Debt Management Plans Frequently Asked Questions

This page includes the questions most commonly asked about debt management plans, or DMPs, and answers to these questions.

The information provided may answer your questions, but if it does not, please get in touch with us. Jubilee Debt Management experts have the answers and are ready to help you to tackle your debt problem.

Would you please describe a debt management plan?

The DMP is an informal arrangement for people struggling to repay their monthly debt.

A debt management company (or charity) is the administrator. It negotiates with creditors individually and requests a freeze of interest and fees. The debtor issues a single monthly payment to the debt management company.

This affordable amount covers all debts included in the DMP. The debt management company submits the appropriate payment portion to each creditor.

This process occurs every month while (hopefully) the freezes on interest and charges remain in place. The debt management provider asks creditors to refrain from taking collection or legal action during the DMP period, provided that the debtor makes monthly payments as agreed. The provider also handles inquiries and letters from creditors. Once all covered debts are cleared, the DMP ends.

This plan offers several advantages:

  • Reduced monthly payments
  • A single monthly payment makes it easier to stay on track with debt repayment.
  • Creditors may freeze interest and other charges
  • Flexible enough to change based on your financial status
  • Covered unsecured debts are cleared once the plan fully concludes

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What debts are covered by a DMP?

Only unsecured arrears and debts may usually be included in a DMP. Any owned asset does not guarantee unsecured debts. Examples of unsecured debts include bank overdrafts, store cards, personal loans, and credit cards. Mortgages and some types of automobile loans are considered secured debts because an owned asset is used to guarantee them.

If I am a homeowner, will I qualify?

A DMP may be the best solution for you, regardless of whether you live with your parents, rent, or own a home.

Will creditor letters and phone calls continue while a DMP is in place?

As an informal arrangement, a DMP is not binding from a legal standpoint. Therefore, you will probably continue receiving creditor letters and telephone calls. However, this correspondence becomes much less frequent after the DMP is established and you submit regular debt payments.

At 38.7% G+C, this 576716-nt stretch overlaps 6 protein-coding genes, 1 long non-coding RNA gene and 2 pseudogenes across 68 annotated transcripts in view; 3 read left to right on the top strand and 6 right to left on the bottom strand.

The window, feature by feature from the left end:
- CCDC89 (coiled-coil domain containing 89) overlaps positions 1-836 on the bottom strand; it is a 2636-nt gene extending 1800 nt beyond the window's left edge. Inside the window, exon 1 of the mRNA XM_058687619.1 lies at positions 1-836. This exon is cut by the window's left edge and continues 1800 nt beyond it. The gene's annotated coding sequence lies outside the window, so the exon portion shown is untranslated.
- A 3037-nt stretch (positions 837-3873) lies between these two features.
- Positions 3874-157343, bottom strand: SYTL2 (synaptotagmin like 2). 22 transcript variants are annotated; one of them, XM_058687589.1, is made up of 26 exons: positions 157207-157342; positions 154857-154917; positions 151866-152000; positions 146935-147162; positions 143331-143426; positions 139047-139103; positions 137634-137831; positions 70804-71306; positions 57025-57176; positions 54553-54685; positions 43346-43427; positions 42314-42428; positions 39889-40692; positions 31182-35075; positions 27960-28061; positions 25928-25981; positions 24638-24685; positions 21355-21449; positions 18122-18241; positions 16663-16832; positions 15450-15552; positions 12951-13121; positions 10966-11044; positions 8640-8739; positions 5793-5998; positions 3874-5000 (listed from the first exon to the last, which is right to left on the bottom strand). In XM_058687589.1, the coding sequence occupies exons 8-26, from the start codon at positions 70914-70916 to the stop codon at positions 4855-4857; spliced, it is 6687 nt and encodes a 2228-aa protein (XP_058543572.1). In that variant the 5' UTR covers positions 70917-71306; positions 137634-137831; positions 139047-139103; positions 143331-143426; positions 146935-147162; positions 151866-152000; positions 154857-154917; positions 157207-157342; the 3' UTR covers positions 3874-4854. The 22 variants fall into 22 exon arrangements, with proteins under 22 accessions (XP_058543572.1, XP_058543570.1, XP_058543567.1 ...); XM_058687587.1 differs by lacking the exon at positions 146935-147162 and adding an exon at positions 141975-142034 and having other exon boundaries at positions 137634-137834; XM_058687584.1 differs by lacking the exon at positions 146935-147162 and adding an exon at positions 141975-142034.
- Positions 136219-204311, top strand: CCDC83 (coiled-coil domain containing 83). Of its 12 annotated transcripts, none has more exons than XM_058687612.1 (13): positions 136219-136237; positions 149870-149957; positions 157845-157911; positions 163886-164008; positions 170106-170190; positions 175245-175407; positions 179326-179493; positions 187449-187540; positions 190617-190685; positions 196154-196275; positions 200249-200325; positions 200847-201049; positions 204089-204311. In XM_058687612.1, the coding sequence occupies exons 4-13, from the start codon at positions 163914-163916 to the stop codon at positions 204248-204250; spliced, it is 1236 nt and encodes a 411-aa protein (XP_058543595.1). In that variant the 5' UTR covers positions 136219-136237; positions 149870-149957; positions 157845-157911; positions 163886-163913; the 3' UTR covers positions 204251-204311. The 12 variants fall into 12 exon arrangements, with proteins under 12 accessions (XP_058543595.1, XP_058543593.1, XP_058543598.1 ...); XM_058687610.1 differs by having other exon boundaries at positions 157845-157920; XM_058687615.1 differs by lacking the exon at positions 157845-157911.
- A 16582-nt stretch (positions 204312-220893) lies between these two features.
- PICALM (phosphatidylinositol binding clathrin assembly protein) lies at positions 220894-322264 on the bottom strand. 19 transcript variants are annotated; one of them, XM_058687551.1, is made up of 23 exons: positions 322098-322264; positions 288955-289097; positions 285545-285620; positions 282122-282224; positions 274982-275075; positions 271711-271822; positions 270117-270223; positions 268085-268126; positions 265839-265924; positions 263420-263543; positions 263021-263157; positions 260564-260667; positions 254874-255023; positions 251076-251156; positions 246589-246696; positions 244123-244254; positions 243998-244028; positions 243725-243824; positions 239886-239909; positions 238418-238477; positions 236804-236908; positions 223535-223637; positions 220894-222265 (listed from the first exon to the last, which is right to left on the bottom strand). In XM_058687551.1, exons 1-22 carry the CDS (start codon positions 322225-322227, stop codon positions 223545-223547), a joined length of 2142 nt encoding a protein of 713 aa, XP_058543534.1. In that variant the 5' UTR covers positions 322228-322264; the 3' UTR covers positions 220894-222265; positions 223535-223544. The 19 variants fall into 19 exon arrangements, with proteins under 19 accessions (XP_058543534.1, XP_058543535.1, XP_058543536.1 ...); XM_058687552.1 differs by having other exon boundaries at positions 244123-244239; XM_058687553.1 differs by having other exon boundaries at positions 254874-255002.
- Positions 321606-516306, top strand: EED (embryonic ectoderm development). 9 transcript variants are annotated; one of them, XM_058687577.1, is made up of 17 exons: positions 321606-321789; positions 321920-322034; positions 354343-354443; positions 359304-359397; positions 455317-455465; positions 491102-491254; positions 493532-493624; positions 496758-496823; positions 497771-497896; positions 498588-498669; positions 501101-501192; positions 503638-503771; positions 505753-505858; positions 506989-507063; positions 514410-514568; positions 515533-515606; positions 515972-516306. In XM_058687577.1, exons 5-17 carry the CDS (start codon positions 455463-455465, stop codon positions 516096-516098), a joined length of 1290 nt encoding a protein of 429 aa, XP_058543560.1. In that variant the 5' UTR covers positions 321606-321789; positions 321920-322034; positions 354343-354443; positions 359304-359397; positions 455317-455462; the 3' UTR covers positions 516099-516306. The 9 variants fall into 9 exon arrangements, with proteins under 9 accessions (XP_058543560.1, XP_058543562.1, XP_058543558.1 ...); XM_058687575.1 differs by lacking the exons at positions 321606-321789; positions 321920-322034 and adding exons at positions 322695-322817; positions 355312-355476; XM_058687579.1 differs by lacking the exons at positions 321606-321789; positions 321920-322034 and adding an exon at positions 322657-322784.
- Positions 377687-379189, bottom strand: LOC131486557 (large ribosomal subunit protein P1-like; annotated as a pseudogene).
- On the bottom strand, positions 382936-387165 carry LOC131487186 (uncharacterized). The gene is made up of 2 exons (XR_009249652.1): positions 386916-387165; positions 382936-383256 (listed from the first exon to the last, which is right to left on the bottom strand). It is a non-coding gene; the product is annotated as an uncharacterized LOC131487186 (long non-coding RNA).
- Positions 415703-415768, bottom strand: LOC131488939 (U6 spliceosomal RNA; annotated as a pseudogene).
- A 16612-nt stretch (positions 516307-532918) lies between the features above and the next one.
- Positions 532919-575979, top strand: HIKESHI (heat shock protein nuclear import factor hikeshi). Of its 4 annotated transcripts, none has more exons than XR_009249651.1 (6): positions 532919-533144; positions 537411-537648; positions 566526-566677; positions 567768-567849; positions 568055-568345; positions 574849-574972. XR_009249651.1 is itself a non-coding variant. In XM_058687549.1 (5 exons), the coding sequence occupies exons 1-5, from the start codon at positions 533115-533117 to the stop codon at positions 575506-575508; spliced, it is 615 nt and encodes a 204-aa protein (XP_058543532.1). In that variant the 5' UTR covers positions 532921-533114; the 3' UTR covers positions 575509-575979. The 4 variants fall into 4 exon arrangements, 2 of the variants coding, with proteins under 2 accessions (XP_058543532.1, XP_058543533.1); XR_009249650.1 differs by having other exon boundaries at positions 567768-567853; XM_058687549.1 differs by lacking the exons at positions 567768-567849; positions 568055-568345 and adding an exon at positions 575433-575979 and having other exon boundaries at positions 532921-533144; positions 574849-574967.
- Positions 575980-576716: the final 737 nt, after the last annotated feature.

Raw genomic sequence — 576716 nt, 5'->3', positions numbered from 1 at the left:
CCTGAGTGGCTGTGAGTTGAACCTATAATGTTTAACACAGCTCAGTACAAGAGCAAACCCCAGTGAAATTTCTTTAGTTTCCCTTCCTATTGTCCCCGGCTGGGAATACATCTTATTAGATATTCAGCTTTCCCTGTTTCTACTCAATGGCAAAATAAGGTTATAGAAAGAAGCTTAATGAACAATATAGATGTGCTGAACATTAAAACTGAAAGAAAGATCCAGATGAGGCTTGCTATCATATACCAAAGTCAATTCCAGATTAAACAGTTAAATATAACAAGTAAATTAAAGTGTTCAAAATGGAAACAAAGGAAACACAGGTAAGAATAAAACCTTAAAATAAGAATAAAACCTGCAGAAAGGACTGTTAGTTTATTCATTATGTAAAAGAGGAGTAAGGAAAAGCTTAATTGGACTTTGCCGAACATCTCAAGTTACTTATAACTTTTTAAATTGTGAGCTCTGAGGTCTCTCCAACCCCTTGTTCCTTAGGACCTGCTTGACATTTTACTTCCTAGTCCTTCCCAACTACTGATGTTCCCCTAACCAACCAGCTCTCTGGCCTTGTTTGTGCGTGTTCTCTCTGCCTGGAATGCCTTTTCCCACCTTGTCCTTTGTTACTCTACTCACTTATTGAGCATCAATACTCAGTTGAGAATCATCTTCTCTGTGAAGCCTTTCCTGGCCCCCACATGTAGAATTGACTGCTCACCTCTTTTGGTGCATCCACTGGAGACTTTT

Why have I received a Default Notice if I am in a DMP?

A DMP usually places you in default on your original credit agreements with covered creditors. Therefore, they are entitled to legally protect themselves by providing you with a Default Notice. While issuing a Default Notice “opens the door” to legal debt recovery action or a debt sale, there’s no guarantee this will happen.

Must I reveal my DMP to my partner?

It is usually best to keep your partner informed. After the initial shock, we typically find that they’re supportive. However, ultimately, it’s your choice whether to share this information with them.

How do I verify that creditors are being paid each month?

Creditor statements will continue to be sent to you periodically. Inspect these to confirm whether interest and fees are frozen. Compare statements monthly to verify declining balances for credit accounts. Your debt management plan provider should also issue statements periodically, and you can request one at any time.

Is it a loan? Is a credit check performed?

No, a DMP is not considered a loan, and a credit check is not required.

Will it affect my credit rating?

Your credit rating will be negatively affected since the total repayments established in creditor contracts will not be made under a DMP. The debts may already have been reported to credit reference agencies by creditors if you’re in default. As you move towards clearing your debts, you’ll have the opportunity to improve your credit rating again.

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May I change the monthly payment established by my DMP?

Since this plan is informal, you may tailor monthly payments to reflect your financial situation, increasing or decreasing payments as needed when circumstances change.

Must I change banks or cancel direct debits?

To avoid double payments to DMP creditors, direct debit arrangements should be cancelled with them. However, direct debits for expenses like utility bills and car insurance payments not included in the DMP may remain. Switching banks is strongly recommended if your current bank is one of your DMP creditors.

This prevents the covered bank from keeping your wage payments to offset your debt.

Does a creditor have to accept an offer of reduced payment?

No, creditors are not required to accept any repayment offers less than the minimum contracted amount. However, they often accept such an offer if you can prove that you are serious about debt repayment and the amount is reasonable and fair.

Whether or not they have agreed to the reduced payments, they must receive any fees against your account.